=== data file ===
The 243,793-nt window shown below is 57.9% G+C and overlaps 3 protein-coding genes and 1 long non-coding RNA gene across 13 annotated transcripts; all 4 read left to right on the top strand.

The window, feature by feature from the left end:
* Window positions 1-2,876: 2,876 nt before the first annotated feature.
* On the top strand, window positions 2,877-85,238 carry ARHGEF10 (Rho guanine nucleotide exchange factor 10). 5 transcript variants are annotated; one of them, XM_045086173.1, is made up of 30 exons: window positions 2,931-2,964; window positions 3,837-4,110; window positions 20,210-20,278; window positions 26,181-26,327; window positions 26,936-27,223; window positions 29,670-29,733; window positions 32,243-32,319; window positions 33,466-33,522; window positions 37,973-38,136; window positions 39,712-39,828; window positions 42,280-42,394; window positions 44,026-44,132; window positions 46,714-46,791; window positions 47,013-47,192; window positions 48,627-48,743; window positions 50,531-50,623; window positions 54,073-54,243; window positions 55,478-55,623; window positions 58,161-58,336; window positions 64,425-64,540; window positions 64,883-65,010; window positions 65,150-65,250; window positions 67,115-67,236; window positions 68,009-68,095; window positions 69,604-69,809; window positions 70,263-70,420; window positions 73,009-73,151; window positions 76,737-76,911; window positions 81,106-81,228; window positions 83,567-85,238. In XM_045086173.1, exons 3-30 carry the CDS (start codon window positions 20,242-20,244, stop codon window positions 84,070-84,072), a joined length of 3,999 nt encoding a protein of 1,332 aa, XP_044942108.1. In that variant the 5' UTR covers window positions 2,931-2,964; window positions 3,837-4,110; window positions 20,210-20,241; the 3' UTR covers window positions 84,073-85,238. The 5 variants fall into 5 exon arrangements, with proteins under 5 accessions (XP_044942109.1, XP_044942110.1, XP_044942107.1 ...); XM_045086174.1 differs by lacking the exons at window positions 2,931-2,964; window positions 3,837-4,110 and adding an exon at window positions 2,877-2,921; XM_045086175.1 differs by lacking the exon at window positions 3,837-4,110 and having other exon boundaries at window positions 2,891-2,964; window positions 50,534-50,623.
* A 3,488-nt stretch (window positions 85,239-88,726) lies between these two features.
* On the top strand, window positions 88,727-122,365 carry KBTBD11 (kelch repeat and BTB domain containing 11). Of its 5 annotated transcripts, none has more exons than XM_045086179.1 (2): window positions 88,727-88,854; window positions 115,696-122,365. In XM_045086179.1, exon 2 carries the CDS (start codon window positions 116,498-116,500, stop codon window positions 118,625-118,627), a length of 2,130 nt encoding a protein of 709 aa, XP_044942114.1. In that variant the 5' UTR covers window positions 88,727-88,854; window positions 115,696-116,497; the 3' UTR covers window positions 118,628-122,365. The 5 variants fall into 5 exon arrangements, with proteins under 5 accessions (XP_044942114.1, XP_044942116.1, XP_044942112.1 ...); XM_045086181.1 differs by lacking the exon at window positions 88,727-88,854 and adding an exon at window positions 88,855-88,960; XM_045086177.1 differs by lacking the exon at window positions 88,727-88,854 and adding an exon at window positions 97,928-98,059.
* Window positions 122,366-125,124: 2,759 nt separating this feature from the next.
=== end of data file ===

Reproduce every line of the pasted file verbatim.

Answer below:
The 243,793-nt window shown below is 57.9% G+C and overlaps 3 protein-coding genes and 1 long non-coding RNA gene across 13 annotated transcripts; all 4 read left to right on the top strand.

The window, feature by feature from the left end:
* Window positions 1-2,876: 2,876 nt before the first annotated feature.
* On the top strand, window positions 2,877-85,238 carry ARHGEF10 (Rho guanine nucleotide exchange factor 10). 5 transcript variants are annotated; one of them, XM_045086173.1, is made up of 30 exons: window positions 2,931-2,964; window positions 3,837-4,110; window positions 20,210-20,278; window positions 26,181-26,327; window positions 26,936-27,223; window positions 29,670-29,733; window positions 32,243-32,319; window positions 33,466-33,522; window positions 37,973-38,136; window positions 39,712-39,828; window positions 42,280-42,394; window positions 44,026-44,132; window positions 46,714-46,791; window positions 47,013-47,192; window positions 48,627-48,743; window positions 50,531-50,623; window positions 54,073-54,243; window positions 55,478-55,623; window positions 58,161-58,336; window positions 64,425-64,540; window positions 64,883-65,010; window positions 65,150-65,250; window positions 67,115-67,236; window positions 68,009-68,095; window positions 69,604-69,809; window positions 70,263-70,420; window positions 73,009-73,151; window positions 76,737-76,911; window positions 81,106-81,228; window positions 83,567-85,238. In XM_045086173.1, exons 3-30 carry the CDS (start codon window positions 20,242-20,244, stop codon window positions 84,070-84,072), a joined length of 3,999 nt encoding a protein of 1,332 aa, XP_044942108.1. In that variant the 5' UTR covers window positions 2,931-2,964; window positions 3,837-4,110; window positions 20,210-20,241; the 3' UTR covers window positions 84,073-85,238. The 5 variants fall into 5 exon arrangements, with proteins under 5 accessions (XP_044942109.1, XP_044942110.1, XP_044942107.1 ...); XM_045086174.1 differs by lacking the exons at window positions 2,931-2,964; window positions 3,837-4,110 and adding an exon at window positions 2,877-2,921; XM_045086175.1 differs by lacking the exon at window positions 3,837-4,110 and having other exon boundaries at window positions 2,891-2,964; window positions 50,534-50,623.
* A 3,488-nt stretch (window positions 85,239-88,726) lies between these two features.
* On the top strand, window positions 88,727-122,365 carry KBTBD11 (kelch repeat and BTB domain containing 11). Of its 5 annotated transcripts, none has more exons than XM_045086179.1 (2): window positions 88,727-88,854; window positions 115,696-122,365. In XM_045086179.1, exon 2 carries the CDS (start codon window positions 116,498-116,500, stop codon window positions 118,625-118,627), a length of 2,130 nt encoding a protein of 709 aa, XP_044942114.1. In that variant the 5' UTR covers window positions 88,727-88,854; window positions 115,696-116,497; the 3' UTR covers window positions 118,628-122,365. The 5 variants fall into 5 exon arrangements, with proteins under 5 accessions (XP_044942114.1, XP_044942116.1, XP_044942112.1 ...); XM_045086181.1 differs by lacking the exon at window positions 88,727-88,854 and adding an exon at window positions 88,855-88,960; XM_045086177.1 differs by lacking the exon at window positions 88,727-88,854 and adding an exon at window positions 97,928-98,059.
* Window positions 122,366-125,124: 2,759 nt separating this feature from the next.